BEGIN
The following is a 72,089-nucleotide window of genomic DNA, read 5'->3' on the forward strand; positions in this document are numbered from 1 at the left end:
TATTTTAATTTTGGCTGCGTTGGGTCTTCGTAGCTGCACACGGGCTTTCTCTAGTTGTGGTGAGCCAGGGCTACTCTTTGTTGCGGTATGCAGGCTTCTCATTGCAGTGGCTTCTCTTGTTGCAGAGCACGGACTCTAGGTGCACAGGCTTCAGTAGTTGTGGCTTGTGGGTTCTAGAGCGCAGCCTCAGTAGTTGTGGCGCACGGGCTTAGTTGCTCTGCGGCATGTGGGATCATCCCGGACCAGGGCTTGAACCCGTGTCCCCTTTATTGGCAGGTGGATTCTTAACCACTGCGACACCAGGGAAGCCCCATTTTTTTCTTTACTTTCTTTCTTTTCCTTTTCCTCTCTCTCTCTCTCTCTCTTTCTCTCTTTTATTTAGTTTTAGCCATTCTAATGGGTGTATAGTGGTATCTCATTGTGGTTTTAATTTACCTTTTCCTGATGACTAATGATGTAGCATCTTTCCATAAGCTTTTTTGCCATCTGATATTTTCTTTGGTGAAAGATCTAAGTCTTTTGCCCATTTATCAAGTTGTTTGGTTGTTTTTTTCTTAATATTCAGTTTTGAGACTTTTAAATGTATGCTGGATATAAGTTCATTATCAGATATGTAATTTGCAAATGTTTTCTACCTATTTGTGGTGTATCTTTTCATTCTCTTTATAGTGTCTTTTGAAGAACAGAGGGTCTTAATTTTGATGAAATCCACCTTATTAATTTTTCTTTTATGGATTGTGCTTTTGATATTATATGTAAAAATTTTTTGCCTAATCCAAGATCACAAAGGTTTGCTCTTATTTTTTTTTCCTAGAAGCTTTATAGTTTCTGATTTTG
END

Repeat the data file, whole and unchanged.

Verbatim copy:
The following is a 72,089-nucleotide window of genomic DNA, read 5'->3' on the forward strand; positions in this document are numbered from 1 at the left end:
TATTTTAATTTTGGCTGCGTTGGGTCTTCGTAGCTGCACACGGGCTTTCTCTAGTTGTGGTGAGCCAGGGCTACTCTTTGTTGCGGTATGCAGGCTTCTCATTGCAGTGGCTTCTCTTGTTGCAGAGCACGGACTCTAGGTGCACAGGCTTCAGTAGTTGTGGCTTGTGGGTTCTAGAGCGCAGCCTCAGTAGTTGTGGCGCACGGGCTTAGTTGCTCTGCGGCATGTGGGATCATCCCGGACCAGGGCTTGAACCCGTGTCCCCTTTATTGGCAGGTGGATTCTTAACCACTGCGACACCAGGGAAGCCCCATTTTTTTCTTTACTTTCTTTCTTTTCCTTTTCCTCTCTCTCTCTCTCTCTCTTTCTCTCTTTTATTTAGTTTTAGCCATTCTAATGGGTGTATAGTGGTATCTCATTGTGGTTTTAATTTACCTTTTCCTGATGACTAATGATGTAGCATCTTTCCATAAGCTTTTTTGCCATCTGATATTTTCTTTGGTGAAAGATCTAAGTCTTTTGCCCATTTATCAAGTTGTTTGGTTGTTTTTTTCTTAATATTCAGTTTTGAGACTTTTAAATGTATGCTGGATATAAGTTCATTATCAGATATGTAATTTGCAAATGTTTTCTACCTATTTGTGGTGTATCTTTTCATTCTCTTTATAGTGTCTTTTGAAGAACAGAGGGTCTTAATTTTGATGAAATCCACCTTATTAATTTTTCTTTTATGGATTGTGCTTTTGATATTATATGTAAAAATTTTTTGCCTAATCCAAGATCACAAAGGTTTGCTCTTATTTTTTTTTCCTAGAAGCTTTATAGTTTCTGATTTTG